After Kavanaugh’s nomination, what do we do now?


Last Saturday, the United States Senate voted to confirm Judge Brett Kavanaugh to the U. S. Supreme Court 50 to 48. As the lengthy, often frustrating confirmation process demonstrated, a majority of the Senate learned no lessons from Anita Hill’s testimony in 1992.

Along primarily partisan lines, the Senate voted to confirm a man accused of sexual assault by at least three women. The Senate choose to turn their backs on us, women and survivors of sexual assault and abuse. The shameful scam of a confirmation process showed Judge Kavanaugh’s political agenda and a temperament not suitable for the highest court in our land. Many different groups stood in opposition to his appointment.

{mosads}It is unconscionable that the Senate confirmed his nomination with so many examples of his unsuitability as a justice and lack of integrity.

It is clear that for conservative and anti-choice members of the Senate, Kavanaugh’s long history of opposition to reproductive rights and access to abortion trumped all other possible considerations. Make no mistake, this was an entirely deliberate action. There are many conservative judges who have clear anti-choice judicial philosophies that would have been equally unpalatable to reproductive rights advocates, but who have not been accused of sexual assault. Kavanaugh’s confirmation was a punitive move to reinforce existing cultural norms that suppress the reporting of sexual assault and punish women who question such norms.

With all of this recent history, Kavanaugh will take his seat on the U. S. Supreme Court. Barring anything leading to the long and difficult process of removing a Supreme Court Justice or his decision to step down, Kavanaugh will be a member of the court for the immediate future. He could potentially sit on the court for decades. So, what do we do now?

I call on Justice Kavanaugh as well as the other sitting justices to respect not only the rule of law that is the foundation of our government but also existing federal law regarding abortion. When the right to privacy was recognized in the Roe v. Wade decision, it changed the lives of all women in the United States by making it unconstitutional for states to ban abortion.

Since 1973, people who can get pregnant have not been held hostage by their reproductive capacity. While states have been working to restrict access to abortion since 1973 — particularly after the 1993 decision in Planned Parenthood v. Casey that said that states had a legitimate legal interest in regulating abortion — states have been prohibited from out-right criminalizing abortion.

But restrictions are creating less access across the country and that is hurting all of us. There are currently several cases working their way through the appellate court system that the Supreme Court could decide to hear, and any of these cases could imperil access to abortion in much of the United States.

Four states have laws on the books that would immediately ban abortion in their state if Roe was overturned by the court. Nine states have laws that banned abortion before Roe that could be enforced if it is overturned. Seven states have laws that would put access to abortion in jeopardy without Roe. The anti-choice movement has been pushing for the passage of increasingly extreme legislation since Casey in an attempt not only to make abortion as difficult to obtain as possible, but also to make sure that there would be cases that could be appealed to an anti-choice stacked Supreme Court. Nine states have laws that protect access to reproductive health care. In these states, abortion will remain accessible to women even if Roe is overturned.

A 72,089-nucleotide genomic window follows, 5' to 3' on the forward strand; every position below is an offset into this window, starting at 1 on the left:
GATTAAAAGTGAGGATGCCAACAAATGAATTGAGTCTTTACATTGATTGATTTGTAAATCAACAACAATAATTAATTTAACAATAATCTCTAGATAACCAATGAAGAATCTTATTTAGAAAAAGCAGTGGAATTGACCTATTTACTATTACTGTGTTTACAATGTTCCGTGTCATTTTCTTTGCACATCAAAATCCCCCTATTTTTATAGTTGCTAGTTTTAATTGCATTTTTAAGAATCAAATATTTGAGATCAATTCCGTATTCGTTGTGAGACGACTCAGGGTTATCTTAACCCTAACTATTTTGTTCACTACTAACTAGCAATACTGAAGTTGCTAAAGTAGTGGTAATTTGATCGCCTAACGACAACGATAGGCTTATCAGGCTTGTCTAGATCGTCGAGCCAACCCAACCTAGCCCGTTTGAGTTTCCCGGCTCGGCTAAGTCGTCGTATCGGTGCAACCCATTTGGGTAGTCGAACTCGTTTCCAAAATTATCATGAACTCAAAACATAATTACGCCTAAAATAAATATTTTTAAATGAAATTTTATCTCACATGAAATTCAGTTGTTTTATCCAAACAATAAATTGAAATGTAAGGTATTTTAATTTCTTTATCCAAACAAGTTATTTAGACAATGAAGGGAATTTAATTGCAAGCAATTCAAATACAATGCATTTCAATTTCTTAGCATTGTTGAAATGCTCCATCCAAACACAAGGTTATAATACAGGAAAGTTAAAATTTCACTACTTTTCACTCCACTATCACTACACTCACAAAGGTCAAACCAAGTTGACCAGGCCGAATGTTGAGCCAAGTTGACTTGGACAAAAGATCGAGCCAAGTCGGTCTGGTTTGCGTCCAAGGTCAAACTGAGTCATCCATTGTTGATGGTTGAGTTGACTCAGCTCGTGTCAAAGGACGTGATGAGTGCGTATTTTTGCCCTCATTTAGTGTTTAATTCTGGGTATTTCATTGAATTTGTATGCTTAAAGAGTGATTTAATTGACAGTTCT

Women who live in states without access to abortion will be able to receive care there, if they can afford to travel that is. Women of color are already more harshly affected by restrictions on abortion because they earn less than white women. For low-income women, abortion can already be unobtainable from certain locations. Don’t be fooled, we are much further down the path to criminalizing abortion and that path was built over the backs and bodies of women of color and low income women. Lack of abortion access has caused so much destruction already, we cannot go back.

Our Supreme Court justices must recognize what is at stake if they do not act to protect our existing laws regarding abortion. Before 1973, women died without access to safe abortion services. Current abortion restrictions have put women in dangerous situations because, while abortion was still legal, it was inaccessible to them. Rosie Jimenez died in Texas after the passage of the Hyde Amendment that prohibited her from using her Medicaid to access a safe abortion is a stark reminder.

The stories of doctors who worked in “septic wards,” wards for women who were suffering from septicemia or blood infections from unsafe abortions, are another. In less dramatic circumstances are women who can’t provide for their existing families or who do not want to be pregnant. If abortion is illegal in much of the country, it will be effectively banned for all women without the resources to access it. Legal rights are meaningless without access, but lack of access can also nullify legal rights.

Julie A. Burkhart is the founder and CEO of Trust Women. Trust Women opens clinics that provide abortion care in underserved communities so that all women can make their own decisions about their healthcare. Follow her on Twitter @julieburkhart.

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